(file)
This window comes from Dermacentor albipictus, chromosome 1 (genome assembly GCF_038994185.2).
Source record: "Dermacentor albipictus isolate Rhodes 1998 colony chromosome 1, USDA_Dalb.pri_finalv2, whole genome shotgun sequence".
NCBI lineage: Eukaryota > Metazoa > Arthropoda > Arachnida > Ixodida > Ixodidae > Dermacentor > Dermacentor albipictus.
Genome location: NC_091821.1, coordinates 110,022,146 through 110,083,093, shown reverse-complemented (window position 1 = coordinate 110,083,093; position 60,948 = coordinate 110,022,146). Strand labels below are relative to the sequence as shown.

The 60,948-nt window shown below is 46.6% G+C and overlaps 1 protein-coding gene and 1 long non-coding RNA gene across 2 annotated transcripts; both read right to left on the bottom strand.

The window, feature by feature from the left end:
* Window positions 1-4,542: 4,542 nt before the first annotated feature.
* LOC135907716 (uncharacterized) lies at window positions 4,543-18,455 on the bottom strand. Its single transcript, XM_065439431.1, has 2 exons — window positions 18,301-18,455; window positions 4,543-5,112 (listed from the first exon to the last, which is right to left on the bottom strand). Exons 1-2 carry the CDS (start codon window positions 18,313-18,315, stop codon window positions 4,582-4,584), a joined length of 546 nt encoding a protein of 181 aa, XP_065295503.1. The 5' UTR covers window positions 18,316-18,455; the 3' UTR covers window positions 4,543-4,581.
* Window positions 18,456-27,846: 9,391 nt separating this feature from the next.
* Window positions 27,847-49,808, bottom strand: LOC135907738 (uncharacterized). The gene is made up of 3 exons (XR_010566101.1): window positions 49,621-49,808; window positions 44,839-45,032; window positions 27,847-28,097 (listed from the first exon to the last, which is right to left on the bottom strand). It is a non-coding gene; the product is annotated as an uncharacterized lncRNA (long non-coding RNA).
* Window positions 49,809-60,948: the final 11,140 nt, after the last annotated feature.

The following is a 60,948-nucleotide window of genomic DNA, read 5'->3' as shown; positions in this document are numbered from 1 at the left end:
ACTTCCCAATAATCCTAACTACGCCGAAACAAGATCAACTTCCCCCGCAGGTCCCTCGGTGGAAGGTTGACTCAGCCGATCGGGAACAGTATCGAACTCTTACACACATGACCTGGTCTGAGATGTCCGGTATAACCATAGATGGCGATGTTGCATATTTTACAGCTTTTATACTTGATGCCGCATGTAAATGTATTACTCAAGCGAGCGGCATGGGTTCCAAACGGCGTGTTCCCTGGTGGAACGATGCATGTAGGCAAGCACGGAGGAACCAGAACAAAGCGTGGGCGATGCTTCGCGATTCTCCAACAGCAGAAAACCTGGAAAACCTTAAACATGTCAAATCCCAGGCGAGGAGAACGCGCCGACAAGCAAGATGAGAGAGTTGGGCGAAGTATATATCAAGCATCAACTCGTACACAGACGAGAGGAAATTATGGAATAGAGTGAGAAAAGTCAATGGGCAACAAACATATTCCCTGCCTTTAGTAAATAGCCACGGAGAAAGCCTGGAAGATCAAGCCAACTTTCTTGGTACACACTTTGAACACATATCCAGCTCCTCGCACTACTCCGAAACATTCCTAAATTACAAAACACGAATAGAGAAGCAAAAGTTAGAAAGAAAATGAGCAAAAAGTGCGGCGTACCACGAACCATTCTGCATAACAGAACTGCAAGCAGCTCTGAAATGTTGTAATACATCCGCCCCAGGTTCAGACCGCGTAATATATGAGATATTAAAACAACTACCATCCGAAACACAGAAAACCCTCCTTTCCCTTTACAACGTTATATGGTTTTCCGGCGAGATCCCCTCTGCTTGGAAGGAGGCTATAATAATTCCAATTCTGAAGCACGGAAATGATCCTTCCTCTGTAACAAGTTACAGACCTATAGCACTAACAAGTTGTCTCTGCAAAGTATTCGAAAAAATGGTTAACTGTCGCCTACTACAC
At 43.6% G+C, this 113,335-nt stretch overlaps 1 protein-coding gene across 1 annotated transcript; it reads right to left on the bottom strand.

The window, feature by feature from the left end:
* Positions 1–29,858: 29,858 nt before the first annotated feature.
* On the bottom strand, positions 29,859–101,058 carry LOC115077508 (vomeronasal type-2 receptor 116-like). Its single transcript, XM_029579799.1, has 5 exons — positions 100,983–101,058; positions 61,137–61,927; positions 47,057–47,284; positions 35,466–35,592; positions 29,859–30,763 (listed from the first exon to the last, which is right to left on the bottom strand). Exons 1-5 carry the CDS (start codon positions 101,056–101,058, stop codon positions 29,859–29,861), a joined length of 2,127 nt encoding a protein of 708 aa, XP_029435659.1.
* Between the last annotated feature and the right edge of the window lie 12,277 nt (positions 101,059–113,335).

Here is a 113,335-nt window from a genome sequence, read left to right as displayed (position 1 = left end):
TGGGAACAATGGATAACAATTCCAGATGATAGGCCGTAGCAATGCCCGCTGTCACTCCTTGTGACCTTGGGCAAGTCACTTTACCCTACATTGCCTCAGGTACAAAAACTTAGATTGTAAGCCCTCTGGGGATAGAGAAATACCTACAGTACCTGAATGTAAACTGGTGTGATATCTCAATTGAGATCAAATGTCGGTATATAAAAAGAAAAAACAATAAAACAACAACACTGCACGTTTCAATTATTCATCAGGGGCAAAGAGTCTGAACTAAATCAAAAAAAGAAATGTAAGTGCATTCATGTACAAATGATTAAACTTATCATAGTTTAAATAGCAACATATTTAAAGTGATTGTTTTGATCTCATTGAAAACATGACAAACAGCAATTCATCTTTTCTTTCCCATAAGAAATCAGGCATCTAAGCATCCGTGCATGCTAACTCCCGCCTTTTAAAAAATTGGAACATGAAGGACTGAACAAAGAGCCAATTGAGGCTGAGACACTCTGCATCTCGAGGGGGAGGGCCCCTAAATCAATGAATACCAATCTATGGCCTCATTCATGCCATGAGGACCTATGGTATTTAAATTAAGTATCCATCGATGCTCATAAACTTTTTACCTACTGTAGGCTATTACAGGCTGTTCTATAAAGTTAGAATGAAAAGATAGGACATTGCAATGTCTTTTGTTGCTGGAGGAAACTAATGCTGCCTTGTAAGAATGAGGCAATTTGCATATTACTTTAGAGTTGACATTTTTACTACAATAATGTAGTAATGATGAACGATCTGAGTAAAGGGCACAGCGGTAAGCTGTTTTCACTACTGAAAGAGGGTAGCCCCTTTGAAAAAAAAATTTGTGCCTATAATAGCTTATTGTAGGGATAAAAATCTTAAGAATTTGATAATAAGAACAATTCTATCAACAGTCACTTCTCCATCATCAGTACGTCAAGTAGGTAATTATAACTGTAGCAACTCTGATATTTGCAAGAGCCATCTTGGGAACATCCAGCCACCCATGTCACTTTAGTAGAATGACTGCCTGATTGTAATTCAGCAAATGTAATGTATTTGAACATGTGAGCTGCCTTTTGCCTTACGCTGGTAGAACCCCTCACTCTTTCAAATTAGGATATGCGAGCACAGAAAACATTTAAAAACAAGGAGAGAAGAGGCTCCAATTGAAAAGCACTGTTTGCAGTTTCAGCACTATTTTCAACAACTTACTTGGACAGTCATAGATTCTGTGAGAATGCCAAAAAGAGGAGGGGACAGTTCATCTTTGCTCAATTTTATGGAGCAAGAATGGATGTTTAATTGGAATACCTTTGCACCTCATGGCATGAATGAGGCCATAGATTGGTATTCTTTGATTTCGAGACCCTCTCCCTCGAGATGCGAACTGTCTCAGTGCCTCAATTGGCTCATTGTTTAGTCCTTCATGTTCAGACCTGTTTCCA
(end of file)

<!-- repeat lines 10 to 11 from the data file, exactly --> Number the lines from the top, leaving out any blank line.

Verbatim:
* Window positions 27,847-49,808, bottom strand: LOC135907738 (uncharacterized). The gene is made up of 3 exons (XR_010566101.1): window positions 49,621-49,808; window positions 44,839-45,032; window positions 27,847-28,097 (listed from the first exon to the last, which is right to left on the bottom strand). It is a non-coding gene; the product is annotated as an uncharacterized lncRNA (long non-coding RNA).
* Window positions 49,809-60,948: the final 11,140 nt, after the last annotated feature.